At least in London Spring has arrived. How do I know? It could be the daffodils and the fact that I was walking the dog on solid ground rather than hydroplaning on mud. But the real proof happened Sunday when we mowed the lawn!! Definitely Spring.
Spring was always my mom's favorite time of year. I think it was the reawakening she loved. The buds on the trees, the flowers and the reappearance of water from under the ice on the lake where we lived. My parents anniversary is in April-another reason she loved Spring for the past 64 years.
My sisters and I gathered a few weeks ago with my father. It has been about 6 months since my mother's death. We sorted out some things she had wanted to pass onto us and just were together. For my family just being together is busy and bustling just as it has always been but sadly minus my mom.
I remember spring afternoons and the first trips out to the lake to reopen the camp. The smell of moth balls as we opened the door, the first rusty water as we primed the pump, sweeping the spider webs from the outhouse and relaunching the row boat. Then there were summer afternoons after Sunday mass. The hum of the rotisserie and smell of roast beef as it went round on the grill awaiting the arrival of my sisters, brother in laws , nephews and nieces . Later in the afternoon we would all be in the pool (literally as those unwilling were tossed in fully clothed) and building block prymids while eating watermelon. In autumn we would be shining the silver getting ready for for Thanksgiving. Table after table set up in the basement for the feast followed by pumpkin pie and counting the silver back into the silverware box to make sure none was thrown away. I remember children and family and laughter and my mom who seemed to orchestrate it all calmly despite having been up at 5am with my Dad making French stuffing for the two turkeys.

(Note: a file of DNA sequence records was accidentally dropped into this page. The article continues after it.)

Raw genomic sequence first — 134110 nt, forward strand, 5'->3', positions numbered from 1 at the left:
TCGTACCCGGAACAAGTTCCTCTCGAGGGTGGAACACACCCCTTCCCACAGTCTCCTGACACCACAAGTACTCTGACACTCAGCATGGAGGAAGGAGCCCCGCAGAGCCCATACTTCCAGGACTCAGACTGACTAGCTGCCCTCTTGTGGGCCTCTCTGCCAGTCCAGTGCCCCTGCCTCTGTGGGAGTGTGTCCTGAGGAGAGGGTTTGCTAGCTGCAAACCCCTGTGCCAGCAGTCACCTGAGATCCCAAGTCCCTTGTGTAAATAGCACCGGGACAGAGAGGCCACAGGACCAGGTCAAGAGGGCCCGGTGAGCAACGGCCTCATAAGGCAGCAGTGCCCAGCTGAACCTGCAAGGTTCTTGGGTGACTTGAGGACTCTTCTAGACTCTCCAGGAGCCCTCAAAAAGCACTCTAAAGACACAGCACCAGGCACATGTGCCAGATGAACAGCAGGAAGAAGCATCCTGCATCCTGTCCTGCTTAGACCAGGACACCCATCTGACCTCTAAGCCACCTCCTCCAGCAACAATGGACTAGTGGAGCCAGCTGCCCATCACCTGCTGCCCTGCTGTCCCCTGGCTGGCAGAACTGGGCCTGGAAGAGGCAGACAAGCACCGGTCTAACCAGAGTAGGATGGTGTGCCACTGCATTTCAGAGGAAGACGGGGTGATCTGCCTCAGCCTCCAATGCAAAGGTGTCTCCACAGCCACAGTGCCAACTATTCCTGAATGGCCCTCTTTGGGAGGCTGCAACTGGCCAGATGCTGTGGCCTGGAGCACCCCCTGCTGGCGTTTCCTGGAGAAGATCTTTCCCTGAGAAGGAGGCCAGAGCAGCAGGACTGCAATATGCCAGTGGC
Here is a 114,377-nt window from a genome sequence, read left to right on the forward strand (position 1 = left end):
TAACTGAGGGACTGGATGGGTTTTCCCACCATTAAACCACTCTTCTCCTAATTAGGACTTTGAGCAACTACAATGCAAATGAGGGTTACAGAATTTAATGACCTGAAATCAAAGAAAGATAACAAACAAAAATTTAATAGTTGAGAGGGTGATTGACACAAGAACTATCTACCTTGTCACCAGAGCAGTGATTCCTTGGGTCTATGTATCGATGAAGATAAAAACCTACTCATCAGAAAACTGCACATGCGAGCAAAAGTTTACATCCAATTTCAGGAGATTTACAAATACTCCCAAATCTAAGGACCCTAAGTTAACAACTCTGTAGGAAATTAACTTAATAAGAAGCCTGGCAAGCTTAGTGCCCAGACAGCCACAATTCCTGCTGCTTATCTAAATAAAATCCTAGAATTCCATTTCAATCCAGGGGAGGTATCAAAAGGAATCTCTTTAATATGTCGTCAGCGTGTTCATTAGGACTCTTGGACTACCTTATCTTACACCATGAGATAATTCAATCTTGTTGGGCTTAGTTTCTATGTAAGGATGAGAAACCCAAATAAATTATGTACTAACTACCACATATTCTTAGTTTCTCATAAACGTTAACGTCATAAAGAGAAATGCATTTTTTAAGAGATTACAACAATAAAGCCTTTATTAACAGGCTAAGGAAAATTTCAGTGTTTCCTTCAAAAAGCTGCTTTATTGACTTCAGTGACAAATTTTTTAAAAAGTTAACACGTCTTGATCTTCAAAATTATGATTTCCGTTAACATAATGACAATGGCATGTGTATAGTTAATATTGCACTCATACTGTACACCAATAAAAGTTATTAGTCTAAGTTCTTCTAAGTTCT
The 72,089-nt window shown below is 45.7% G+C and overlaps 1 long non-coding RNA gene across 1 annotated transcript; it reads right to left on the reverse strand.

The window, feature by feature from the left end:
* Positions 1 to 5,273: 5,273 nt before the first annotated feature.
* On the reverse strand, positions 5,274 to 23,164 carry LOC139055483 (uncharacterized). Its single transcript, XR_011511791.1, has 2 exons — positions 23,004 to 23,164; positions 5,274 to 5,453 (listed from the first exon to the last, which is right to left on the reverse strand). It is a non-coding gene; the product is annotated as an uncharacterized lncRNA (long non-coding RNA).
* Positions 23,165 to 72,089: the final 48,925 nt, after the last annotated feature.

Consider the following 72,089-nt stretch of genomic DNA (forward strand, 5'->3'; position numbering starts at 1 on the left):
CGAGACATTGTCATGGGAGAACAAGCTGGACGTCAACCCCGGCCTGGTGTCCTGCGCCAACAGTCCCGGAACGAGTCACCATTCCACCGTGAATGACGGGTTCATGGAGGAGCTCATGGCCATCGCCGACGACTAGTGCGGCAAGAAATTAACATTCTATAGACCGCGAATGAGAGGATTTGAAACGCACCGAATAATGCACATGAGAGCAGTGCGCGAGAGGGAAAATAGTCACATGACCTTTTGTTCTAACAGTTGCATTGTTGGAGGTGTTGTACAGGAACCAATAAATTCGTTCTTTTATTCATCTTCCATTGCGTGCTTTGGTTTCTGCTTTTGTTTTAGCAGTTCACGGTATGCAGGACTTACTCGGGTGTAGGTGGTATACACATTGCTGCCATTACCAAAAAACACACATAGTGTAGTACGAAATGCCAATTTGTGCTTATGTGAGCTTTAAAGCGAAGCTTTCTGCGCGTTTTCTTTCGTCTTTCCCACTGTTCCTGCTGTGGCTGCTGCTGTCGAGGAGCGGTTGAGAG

During this past visit with my Dad I kept remembering a quote from the movie "Shadowlands". While they are enjoying a lovely afternoon together, Joy ( a pragmatic New Yorker who is dying of bone cancer) tells C S Lewis that "The happiness we feel now is part of the pain we feel later. It's part of the deal."
When we regather as family and I feel the loss of my mom I know it is because of the wonderful times we shared. It's part of the deal.